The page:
Welding

Welding-Display.jpgOur welding category includes MIG (wire) welding machines, ARC (stick) welding machines and plasma cutters. Our current selection is focused on the Do-it-Yourselfer (DIY) with a very slight overlap into the light industrial market. They are quality machines that serve the DIY market extremely well and have a very low (less than 2%) warranty return rate – which is considered world class. Our current MIG welders range from 95 to 180 Amps, our ARC welders range from 95 to 230 Amps, and our plasma cutter has a 12 Amp capacity.

We offer all the accessories that a DIYer would need to operate our MIG, ARC and plasma cutting machines. This includes contact tips, magnets, scribes, soap stone markers, carts, MIG wire pliers, cold galvanizing compound, electrode holders, tip dressers, ground clamps, etc.

We offer a wide selection of ARC welding electrodes, MIG wire, brazing rod, and TIG filler metal. This offering fulfills all DIY and most light industrial requirements for MIG, ARC, TIG, and brazing applications.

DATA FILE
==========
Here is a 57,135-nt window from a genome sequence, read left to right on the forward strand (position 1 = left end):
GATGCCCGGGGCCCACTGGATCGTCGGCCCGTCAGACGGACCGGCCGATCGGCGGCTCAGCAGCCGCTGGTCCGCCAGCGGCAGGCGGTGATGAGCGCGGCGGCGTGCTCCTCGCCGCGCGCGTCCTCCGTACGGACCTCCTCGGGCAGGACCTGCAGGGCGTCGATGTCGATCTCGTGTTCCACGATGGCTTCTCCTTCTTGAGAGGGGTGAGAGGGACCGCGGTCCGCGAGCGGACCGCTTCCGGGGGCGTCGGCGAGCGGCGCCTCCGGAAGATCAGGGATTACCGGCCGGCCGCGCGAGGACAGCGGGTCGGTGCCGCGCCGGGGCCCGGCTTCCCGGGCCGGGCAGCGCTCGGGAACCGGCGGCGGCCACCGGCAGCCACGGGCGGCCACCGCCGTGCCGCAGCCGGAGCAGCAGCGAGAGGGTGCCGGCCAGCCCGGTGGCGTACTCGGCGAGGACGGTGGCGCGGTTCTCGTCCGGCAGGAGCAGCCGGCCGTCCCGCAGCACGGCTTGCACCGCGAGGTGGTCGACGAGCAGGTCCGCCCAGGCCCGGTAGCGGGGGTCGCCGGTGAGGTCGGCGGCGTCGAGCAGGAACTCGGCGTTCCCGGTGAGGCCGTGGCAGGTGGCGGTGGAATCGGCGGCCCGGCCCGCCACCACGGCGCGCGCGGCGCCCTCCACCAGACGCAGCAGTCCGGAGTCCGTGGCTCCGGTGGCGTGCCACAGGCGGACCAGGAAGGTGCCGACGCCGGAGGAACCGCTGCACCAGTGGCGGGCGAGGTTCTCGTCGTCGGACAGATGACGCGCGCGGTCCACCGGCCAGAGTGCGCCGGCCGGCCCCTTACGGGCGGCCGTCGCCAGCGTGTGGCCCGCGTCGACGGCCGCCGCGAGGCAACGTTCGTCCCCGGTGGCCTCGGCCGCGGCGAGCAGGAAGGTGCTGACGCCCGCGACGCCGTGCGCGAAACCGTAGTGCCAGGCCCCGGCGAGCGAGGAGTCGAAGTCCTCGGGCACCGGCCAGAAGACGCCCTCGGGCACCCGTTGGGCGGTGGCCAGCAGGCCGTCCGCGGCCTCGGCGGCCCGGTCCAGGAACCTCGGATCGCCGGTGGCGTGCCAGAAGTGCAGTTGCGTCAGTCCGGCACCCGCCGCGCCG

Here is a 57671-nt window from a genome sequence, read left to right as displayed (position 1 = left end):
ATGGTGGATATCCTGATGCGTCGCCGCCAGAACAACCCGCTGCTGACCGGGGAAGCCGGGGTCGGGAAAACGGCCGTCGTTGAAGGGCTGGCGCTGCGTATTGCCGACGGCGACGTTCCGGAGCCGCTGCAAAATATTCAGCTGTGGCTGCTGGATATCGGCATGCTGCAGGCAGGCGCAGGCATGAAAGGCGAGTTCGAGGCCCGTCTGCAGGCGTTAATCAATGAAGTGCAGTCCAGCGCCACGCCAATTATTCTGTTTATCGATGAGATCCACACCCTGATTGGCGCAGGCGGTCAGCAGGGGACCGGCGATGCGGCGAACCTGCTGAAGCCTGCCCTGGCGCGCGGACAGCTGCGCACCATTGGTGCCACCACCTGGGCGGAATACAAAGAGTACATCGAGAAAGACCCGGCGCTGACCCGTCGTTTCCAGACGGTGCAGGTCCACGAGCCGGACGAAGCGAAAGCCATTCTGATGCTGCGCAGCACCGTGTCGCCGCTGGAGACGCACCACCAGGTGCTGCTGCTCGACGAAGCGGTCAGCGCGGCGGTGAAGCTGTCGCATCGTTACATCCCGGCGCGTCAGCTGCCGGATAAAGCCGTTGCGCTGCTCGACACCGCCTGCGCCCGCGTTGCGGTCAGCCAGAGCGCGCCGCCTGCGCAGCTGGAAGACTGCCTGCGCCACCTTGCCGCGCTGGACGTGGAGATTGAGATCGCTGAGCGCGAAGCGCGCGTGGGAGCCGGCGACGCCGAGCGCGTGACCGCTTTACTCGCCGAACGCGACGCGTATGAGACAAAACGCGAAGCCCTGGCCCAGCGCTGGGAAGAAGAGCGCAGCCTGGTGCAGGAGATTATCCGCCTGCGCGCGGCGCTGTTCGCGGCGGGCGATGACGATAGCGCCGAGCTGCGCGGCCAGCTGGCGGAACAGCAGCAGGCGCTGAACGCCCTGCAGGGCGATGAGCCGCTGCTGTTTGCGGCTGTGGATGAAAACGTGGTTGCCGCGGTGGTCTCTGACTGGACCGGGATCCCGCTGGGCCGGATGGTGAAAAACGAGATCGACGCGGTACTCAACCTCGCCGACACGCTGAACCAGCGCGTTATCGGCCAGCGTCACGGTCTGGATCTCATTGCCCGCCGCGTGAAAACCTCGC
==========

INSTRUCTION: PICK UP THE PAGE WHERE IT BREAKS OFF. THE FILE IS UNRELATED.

How does welding work?

Welding is simply taking two or more base metals and joining them together. They can be joined by various methods, but various forms of ARC welding are the most common. Sometimes a filler metals is used and sometimes welding is done without a filler metal.

What are the main types of ARC welding?

Stick (SMAW – Shielded Metal ARC Welding)

This is a flux coated metal rod where the rod and flux are melted into a puddle by the heat of the ARC. The flux provides shielding from the atmosphere and also helps deal with contaminants.

MIG (GMAW – Gas Metal ARC Welding)

This is a solid wire fed by a motor where a continuous ARC is made and the heat from the ARC melts the wire and forms a puddle. A shielding gas provides protection from the atmosphere.

Flux core (FCAW – Flux Core ARC Welding)

This is similar to MIG welding but the wire is a continuous wire tube with flux in the middle. The wire and flux melt and the flux provide the shielding from the atmosphere.

TIG (GTAW – Gas Tungsten ARC Welding)

This is significantly different where the ARC occurs between the base metal and tungsten electrode and filler metal is fed into the puddle by hand. A shielding gas provides protection from the atmosphere.

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